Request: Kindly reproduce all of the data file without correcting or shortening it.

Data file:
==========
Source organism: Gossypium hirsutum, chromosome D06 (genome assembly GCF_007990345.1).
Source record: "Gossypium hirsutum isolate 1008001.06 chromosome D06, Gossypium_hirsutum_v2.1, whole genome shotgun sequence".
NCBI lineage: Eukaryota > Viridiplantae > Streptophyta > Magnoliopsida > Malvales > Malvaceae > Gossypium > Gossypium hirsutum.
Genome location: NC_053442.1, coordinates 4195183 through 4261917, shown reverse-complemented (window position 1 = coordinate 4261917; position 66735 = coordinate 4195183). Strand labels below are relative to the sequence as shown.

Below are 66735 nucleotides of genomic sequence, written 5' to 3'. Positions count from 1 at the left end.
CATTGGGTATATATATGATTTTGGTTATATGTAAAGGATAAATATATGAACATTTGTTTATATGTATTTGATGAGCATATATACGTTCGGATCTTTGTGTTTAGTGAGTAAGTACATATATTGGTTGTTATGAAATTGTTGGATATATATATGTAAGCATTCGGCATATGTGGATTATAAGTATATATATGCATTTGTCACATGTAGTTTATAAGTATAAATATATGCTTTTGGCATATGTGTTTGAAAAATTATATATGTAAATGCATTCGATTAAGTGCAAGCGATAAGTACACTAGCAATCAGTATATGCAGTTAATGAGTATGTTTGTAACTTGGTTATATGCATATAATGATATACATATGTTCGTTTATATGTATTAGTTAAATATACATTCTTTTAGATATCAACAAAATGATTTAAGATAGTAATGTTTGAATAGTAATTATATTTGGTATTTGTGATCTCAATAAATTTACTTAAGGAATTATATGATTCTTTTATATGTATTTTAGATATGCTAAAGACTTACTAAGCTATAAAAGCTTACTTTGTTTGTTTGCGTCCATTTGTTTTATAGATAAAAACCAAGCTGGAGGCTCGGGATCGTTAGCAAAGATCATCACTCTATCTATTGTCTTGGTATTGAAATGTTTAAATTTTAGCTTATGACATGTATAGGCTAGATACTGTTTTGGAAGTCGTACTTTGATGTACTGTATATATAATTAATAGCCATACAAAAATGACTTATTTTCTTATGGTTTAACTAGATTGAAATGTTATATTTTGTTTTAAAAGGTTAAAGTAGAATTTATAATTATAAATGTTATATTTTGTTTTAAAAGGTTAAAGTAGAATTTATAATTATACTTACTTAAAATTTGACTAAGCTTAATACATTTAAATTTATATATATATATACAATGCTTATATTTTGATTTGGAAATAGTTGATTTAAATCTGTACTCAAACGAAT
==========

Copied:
Source organism: Gossypium hirsutum, chromosome D06 (genome assembly GCF_007990345.1).
Source record: "Gossypium hirsutum isolate 1008001.06 chromosome D06, Gossypium_hirsutum_v2.1, whole genome shotgun sequence".
NCBI lineage: Eukaryota > Viridiplantae > Streptophyta > Magnoliopsida > Malvales > Malvaceae > Gossypium > Gossypium hirsutum.
Genome location: NC_053442.1, coordinates 4195183 through 4261917, shown reverse-complemented (window position 1 = coordinate 4261917; position 66735 = coordinate 4195183). Strand labels below are relative to the sequence as shown.

Below are 66735 nucleotides of genomic sequence, written 5' to 3'. Positions count from 1 at the left end.
CATTGGGTATATATATGATTTTGGTTATATGTAAAGGATAAATATATGAACATTTGTTTATATGTATTTGATGAGCATATATACGTTCGGATCTTTGTGTTTAGTGAGTAAGTACATATATTGGTTGTTATGAAATTGTTGGATATATATATGTAAGCATTCGGCATATGTGGATTATAAGTATATATATGCATTTGTCACATGTAGTTTATAAGTATAAATATATGCTTTTGGCATATGTGTTTGAAAAATTATATATGTAAATGCATTCGATTAAGTGCAAGCGATAAGTACACTAGCAATCAGTATATGCAGTTAATGAGTATGTTTGTAACTTGGTTATATGCATATAATGATATACATATGTTCGTTTATATGTATTAGTTAAATATACATTCTTTTAGATATCAACAAAATGATTTAAGATAGTAATGTTTGAATAGTAATTATATTTGGTATTTGTGATCTCAATAAATTTACTTAAGGAATTATATGATTCTTTTATATGTATTTTAGATATGCTAAAGACTTACTAAGCTATAAAAGCTTACTTTGTTTGTTTGCGTCCATTTGTTTTATAGATAAAAACCAAGCTGGAGGCTCGGGATCGTTAGCAAAGATCATCACTCTATCTATTGTCTTGGTATTGAAATGTTTAAATTTTAGCTTATGACATGTATAGGCTAGATACTGTTTTGGAAGTCGTACTTTGATGTACTGTATATATAATTAATAGCCATACAAAAATGACTTATTTTCTTATGGTTTAACTAGATTGAAATGTTATATTTTGTTTTAAAAGGTTAAAGTAGAATTTATAATTATAAATGTTATATTTTGTTTTAAAAGGTTAAAGTAGAATTTATAATTATACTTACTTAAAATTTGACTAAGCTTAATACATTTAAATTTATATATATATATACAATGCTTATATTTTGATTTGGAAATAGTTGATTTAAATCTGTACTCAAACGAAT